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United States v. Stitt

United States Supreme Court

December 10, 2018

586 U.S. ____ (2018)
v.
VICTOR J. STITT, II UNITED STATES, PETITIONER UNITED STATES, PETITIONER
v.
JASON DANIEL SIMS

          Argued October 9, 2018

          ON WRIT OF CERTIORARI TO THE UNITED STATES COURT OF APPEALS FOR THE SIXTH CIRCUIT

          ON WRIT OF CERTIORARI TO THE UNITED STATES COURT OF APPEALS FOR THE EIGHTH CIRCUIT

Respondents Victor J. Stitt and Jason Daniel Sims were each convicted in federal court of unlawfully possessing a firearm, in violation of 18 U.S.C. §922(g)(1). The sentencing judge in each case imposed the mandatory minimum 15-year prison term that the Armed Career Criminal Act requires for §922(g)(1) offenders who have at least three previous convictions for certain "violent" or drug-related felonies, §924(e)(1). The Act defines "violent felony" to mean, among other things, "any crime punishable by imprisonment for a term exceeding one year . . . that ... is burglary." §924(e)(2)(B). Respondents' prior convictions were for violations of state burglary statutes-a Tennessee statute in Stitt's case and an Arkansas statute in Sims' case- that prohibit burglary of a structure or vehicle that has been adapted or is customarily used for overnight accommodation. In both cases, the District Courts found that the state statutory crimes fell within the scope of the federal Act's term "burglary." The relevant Court of Appeals in each case disagreed, vacated the sentence, and remanded for resentencing.

         Held:

1. The term "burglary" in the Armed Career Criminal Act includes burglary of a structure or vehicle that has been adapted or is customarily used for overnight accommodation. Pp. 4-8.
(a) In deciding whether an offense qualifies as a violent felony under the Act, the categorical approach first adopted in Taylor v. United States, 495 U.S. 575, requires courts to evaluate a prior state conviction by reference to the elements of the state offense, rather than to the defendant's behavior on a particular occasion. A prior state conviction does not qualify as generic burglary under the Act where "the elements of [the relevant state statute] are broader than those of generic burglary." Mathis v. United States, 579 U.S.__, __. Taylor, which specifically considered the statutory term "burglary" and defined the elements of generic burglary as "an unlawful or unprivileged entry into, or remaining in, a building or other structure, with intent to commit a crime," 495 U.S., at 598, governs and determines the outcome here. Pp. 4-5.
(b) The state statutes at issue here fall within the scope of Taylor's definition of generic burglary. Congress intended that definition to reflect "the generic sense in which the term [was] used in the criminal codes of most States" when the Act was passed. 495 U.S., at 598. And at that time, a majority of state burglary statutes covered vehicles adapted or customarily used for lodging. Congress also viewed burglary as an inherently dangerous crime that "creates the possibility of a violent confrontation" between the offender and an occupant or someone who comes to investigate. Id., at 588. An offender who breaks into a mobile home, an RV, a camping tent, or another structure or vehicle that is adapted or customarily used for lodging creates a similar or greater risk of violent confrontation. Although the risk of violence is diminished if the vehicle is only used for lodging part of the time, the Court finds no reason to believe that Congress intended to make a part-time/full-time distinction. Respondents also argue that the vehicles covered here are analogous to the nontypical structures and vehicles that Taylor, Mathis, and other cases described as falling outside the scope of generic burglary, but none of those prior cases presented the question whether generic burglary includes structures or vehicles that are adapted or customarily used for overnight use. Pp. 5-8.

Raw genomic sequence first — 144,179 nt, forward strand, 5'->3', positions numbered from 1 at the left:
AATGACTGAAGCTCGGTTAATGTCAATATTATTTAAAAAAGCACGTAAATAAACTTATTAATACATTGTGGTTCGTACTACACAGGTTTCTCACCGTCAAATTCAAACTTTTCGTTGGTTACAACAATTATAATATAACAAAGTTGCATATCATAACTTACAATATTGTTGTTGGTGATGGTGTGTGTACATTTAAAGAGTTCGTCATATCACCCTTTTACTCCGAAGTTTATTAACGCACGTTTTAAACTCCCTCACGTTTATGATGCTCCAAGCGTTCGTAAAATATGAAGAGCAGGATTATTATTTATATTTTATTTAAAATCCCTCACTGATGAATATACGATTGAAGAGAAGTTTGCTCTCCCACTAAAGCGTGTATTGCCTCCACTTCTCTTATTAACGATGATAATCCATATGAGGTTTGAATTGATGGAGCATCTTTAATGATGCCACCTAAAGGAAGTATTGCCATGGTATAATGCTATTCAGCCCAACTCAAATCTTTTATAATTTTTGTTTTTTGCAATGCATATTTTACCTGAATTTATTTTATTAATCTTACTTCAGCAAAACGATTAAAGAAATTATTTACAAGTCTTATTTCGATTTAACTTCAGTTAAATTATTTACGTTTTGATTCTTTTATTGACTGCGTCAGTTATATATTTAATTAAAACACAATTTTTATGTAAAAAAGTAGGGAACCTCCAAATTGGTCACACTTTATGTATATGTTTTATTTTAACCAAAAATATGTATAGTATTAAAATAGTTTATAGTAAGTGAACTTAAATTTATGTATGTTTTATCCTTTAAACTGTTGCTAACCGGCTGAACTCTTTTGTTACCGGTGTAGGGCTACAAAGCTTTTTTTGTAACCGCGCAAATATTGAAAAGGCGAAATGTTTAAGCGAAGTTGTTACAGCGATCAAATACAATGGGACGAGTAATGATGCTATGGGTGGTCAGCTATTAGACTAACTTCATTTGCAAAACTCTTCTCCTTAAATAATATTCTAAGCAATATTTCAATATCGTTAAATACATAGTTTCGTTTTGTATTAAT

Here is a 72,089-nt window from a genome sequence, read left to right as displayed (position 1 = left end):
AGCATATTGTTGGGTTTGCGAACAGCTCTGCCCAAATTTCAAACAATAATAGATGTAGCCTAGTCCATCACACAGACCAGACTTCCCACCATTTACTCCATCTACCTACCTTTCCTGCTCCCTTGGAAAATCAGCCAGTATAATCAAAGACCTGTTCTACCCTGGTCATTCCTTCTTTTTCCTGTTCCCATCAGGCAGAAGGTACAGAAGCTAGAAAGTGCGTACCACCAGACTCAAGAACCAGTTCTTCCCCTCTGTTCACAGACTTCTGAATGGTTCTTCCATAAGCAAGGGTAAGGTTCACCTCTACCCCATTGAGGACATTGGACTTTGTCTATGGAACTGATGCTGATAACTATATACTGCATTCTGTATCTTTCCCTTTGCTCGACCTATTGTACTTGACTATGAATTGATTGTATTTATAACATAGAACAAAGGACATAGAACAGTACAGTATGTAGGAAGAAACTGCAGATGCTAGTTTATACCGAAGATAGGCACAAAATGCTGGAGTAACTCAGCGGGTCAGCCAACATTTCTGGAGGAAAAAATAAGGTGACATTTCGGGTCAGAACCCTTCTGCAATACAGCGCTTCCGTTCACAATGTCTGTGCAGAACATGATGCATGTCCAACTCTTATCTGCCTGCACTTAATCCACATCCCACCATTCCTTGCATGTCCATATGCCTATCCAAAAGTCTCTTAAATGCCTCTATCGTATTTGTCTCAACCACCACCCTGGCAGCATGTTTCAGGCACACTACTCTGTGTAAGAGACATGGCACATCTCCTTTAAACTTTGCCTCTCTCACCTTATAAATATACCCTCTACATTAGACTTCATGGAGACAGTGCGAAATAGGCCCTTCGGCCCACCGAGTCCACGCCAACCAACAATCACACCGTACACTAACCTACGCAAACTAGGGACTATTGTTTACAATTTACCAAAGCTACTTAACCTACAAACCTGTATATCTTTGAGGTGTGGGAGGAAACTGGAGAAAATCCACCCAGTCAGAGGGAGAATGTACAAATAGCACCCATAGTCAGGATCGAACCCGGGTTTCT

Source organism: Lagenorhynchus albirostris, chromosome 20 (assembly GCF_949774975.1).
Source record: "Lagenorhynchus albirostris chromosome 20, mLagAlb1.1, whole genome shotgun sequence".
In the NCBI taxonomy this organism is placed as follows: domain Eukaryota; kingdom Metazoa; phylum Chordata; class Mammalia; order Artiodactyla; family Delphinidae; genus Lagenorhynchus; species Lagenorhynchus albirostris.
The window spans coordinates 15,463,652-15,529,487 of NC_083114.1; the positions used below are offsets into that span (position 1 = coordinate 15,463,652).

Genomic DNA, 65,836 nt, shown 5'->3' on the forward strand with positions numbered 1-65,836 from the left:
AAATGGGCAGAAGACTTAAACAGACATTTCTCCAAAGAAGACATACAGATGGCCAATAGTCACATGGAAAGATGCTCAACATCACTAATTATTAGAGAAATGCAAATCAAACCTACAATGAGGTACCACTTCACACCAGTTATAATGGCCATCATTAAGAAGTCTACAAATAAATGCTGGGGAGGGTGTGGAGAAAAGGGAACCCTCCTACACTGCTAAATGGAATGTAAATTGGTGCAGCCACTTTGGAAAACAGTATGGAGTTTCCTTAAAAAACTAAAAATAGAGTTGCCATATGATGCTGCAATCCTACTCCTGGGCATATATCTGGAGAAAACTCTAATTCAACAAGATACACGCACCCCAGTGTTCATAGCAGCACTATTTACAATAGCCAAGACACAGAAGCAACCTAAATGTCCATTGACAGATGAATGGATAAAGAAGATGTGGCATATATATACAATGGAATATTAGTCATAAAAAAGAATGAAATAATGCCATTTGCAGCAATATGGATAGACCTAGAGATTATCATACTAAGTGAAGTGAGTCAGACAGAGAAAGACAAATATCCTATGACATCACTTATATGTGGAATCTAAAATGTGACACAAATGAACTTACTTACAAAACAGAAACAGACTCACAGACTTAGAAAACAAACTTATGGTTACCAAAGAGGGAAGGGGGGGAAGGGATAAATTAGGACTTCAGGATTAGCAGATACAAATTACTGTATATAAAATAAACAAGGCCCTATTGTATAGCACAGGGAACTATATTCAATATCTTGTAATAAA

2. Sims' case is remanded for further proceedings. His argument that Arkansas' residential burglary statute is too broad to count as generic burglary because it also covers burglary of "a vehicle . . . [w]here any person lives," Ark. Code Ann. §5-39-101(1)(A), rests in part upon state law, and the lower courts have not considered it. Those courts remain free to determine whether Sims properly presented that argument and, if so, to decide the merits. Pp. 8-9.

No. 17-765, 860 F.3d 854, reversed; No. 17-766, 854 F.3d 1037, vacated and remanded.

          OPINION

          BREYER, J.

         The Armed Career Criminal Act requires a federal sentencing judge to impose upon certain persons convicted of unlawfully possessing a firearm a 15-year minimum prison term. The judge is to impose that special sentence if the offender also has three prior convictions for certain violent or drug-related crimes. 18 U.S.C. §924(e). Those prior convictions include convictions for "burglary." §924(e)(2)(B)(ii). And the question here is whether the statutory term "burglary" includes burglary of a structure or vehicle that has been adapted or is customarily used for overnight accommodation. We hold that it does.

         I

         The consolidated cases before us involve two defendants, each of whom was convicted in a federal court of unlawfully possessing a firearm in violation of §922(g)(1). The maximum punishment for this offense is typically 10 years in prison. §924(a)(2). Each offender, however, had prior state burglary convictions sufficient, at least potentially, to require the sentencing judge to impose a mandatory 15-year minimum prison term under the Armed Career Criminal Act. That Act, as we have just said, requires an enhanced sentence for offenders who have at least three previous convictions for certain "violent" or drug-related ...


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